From AGC – Thursday October 27th, 2005
The Austin Game Conference (AGC) looks and feels like a high school reunion. Dominated by the MMORPG industry, it allows developers to get together and compare their ideological toys. Unlike E3, this is not a commercial event. For example, EA’s booth here is actually a booth, rather than some kind of football stadium. This allows for more of a community feel and serious discussion of issues facing the game industry without the need for marketing individual products to any great degree.
Each day there are a number of panels that range from discussion of in-game concepts, to industry roles and the business side of gaming. Today, sandwiched in around interviews, Staff Writer Laura Genender and I attended two panels: the Secondary Market and Community relations.
This panel featured economist Edward Castronova, Puzzle Pirates designer Daniel James, Turbine President Jeff Anderson and the President of IGE Steve Salyer. Castronova took the anti-secondary market stance, while obviously Salyer took the pro. James and Anderson played more of a middle ground. James favored, as demonstrated by their new server, the internalization of the sale of game items for real world cash; which is to say having it be controlled by the game companies rather than outside sources like IGE. Anderson admitted his company’s undecided stance, but also mentioned how it was a problem that could not be avoided much longer.
As a bonus, Chris Kramer of Sony Online Entertainment was invited to address the audience about his company’s introduction of Station Exchange. Besides a general summary of how the service works, Kramer also revealed that there are plans afoot to expand the Exchange to all Station games, but maintain their segregated server stance.
Laura Genender had stronger opinions on this issue and will offer a more detailed and spirited account of this panel in another article, so I will stop there.
Mythic Entertainment’s Sanya Thomas, Webzen America’s Chris Mancil and NCSoft’s EM Stock formed this more light-hearted panel that looks at the role of Community Management and how the profession – mostly unique to the MMO genre – has evolved since its inception.
“This is a job with a specific skill-set,” said Thomas. “Our role is more valued.”
These comments summed up the earlier phases of the debate, which chronicled the evolution of the community management from the part time role of the development team into its own division within every major MMORPG company. Thomas specifically noted that it used to be that every person who applied for a job on her team secretly wished to be a designer. Now, community managers are a breed onto themselves and not simply a gateway into the ‘fun stuff’.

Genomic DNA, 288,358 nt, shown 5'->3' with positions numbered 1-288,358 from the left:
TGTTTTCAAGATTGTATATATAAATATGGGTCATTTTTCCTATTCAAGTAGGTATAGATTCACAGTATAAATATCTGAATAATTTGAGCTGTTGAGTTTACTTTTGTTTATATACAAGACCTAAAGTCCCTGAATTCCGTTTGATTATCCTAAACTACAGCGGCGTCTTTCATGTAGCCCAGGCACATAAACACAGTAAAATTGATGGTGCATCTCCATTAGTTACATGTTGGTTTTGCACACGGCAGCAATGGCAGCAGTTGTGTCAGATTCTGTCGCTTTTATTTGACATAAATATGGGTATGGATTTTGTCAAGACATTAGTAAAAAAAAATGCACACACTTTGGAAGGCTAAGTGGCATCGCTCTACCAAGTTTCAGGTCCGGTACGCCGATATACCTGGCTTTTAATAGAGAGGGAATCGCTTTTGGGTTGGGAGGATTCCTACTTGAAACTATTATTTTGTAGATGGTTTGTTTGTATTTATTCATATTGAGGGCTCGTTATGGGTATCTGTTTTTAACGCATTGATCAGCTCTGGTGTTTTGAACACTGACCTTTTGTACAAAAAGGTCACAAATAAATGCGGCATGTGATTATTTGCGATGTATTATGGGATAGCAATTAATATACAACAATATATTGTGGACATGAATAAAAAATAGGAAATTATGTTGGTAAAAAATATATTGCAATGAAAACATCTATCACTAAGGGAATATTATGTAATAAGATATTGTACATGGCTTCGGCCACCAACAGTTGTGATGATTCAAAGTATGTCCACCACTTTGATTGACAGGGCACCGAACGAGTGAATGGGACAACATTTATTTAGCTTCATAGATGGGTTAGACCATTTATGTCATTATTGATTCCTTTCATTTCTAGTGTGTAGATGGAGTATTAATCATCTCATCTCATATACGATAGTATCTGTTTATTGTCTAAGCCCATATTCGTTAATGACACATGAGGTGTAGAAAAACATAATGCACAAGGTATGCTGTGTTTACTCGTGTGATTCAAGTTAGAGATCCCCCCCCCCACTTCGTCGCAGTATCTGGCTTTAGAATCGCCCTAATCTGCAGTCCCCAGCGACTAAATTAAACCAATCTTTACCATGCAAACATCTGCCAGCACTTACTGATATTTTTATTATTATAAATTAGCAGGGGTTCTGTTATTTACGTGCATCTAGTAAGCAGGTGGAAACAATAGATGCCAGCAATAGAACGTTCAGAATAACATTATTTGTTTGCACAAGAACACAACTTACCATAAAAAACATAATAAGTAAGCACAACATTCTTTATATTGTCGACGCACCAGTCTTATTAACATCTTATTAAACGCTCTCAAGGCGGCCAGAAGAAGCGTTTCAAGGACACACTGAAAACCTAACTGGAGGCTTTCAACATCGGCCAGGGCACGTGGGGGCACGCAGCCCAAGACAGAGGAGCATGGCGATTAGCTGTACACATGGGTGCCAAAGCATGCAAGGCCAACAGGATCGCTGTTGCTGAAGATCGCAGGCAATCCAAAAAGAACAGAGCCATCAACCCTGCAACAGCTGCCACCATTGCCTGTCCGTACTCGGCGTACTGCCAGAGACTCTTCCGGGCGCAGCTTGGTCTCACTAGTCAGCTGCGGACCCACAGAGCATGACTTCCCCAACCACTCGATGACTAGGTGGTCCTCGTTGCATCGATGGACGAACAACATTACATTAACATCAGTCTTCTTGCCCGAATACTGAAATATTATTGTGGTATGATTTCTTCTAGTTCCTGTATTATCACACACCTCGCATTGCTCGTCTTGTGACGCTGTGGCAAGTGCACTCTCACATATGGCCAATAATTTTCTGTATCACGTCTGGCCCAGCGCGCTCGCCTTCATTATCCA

The three community managers agreed on the concept of managing player expectations; something that may not immediately be considered among their roles. EM Stock explained how she was deathly afraid of what would happen when City of Heroes launched. The crux of her problem was that players had built the game up so much in their heads that they expected the impossible. In the end, she believes they were saved by the overall quality of their product.
“We lucked out like you couldn’t believe,” she explained. “That could have killed us.”
Thus, a role of the community manager is not to build hype, but to ensure that it stays realistic among the user-base. Otherwise, when the game launches it is possible that player expectations could make a good game look average or more fatally make an average game seem bad.
In addition to their roles evolving, the mediums through which they communicate with their players have also evolved. Originally, community management meant board reader. Today, the job has moved into chats, company websites and the nearly scientific gathering of data. Pie charts, polls, spreadsheets and other forms of analyzing what the community wants effectively help ensure the voices of the masses have an effect on the direction of the game.
One problem is that the bulk of the players do not visit message boards. Thus, they have the problem of the silent majority. To reach these people, EM Stock explained how NCSoft puts important information into their patcher, thus spreading their reach further.
Another valuable tool for community teams is surveys. “When there is no audience you know they’re saying what they really want you to hear,” said Sanya Thomas, pointing out the difference between message board and private comments.
Sanya Thomas outlined – for her – the three stages of a community management team’s job.
“You’re looking at a panel full of dinosaurs,” said Sanya in response to where she believes their profession is heading. She went on to explain how community management has evolved beyond the concept of a single manager and now has become a team effort, even a department within the company.
Check back tomorrow for day two. We will also be bringing you specific coverage of the games and companies we have seen at the show over the next few days.
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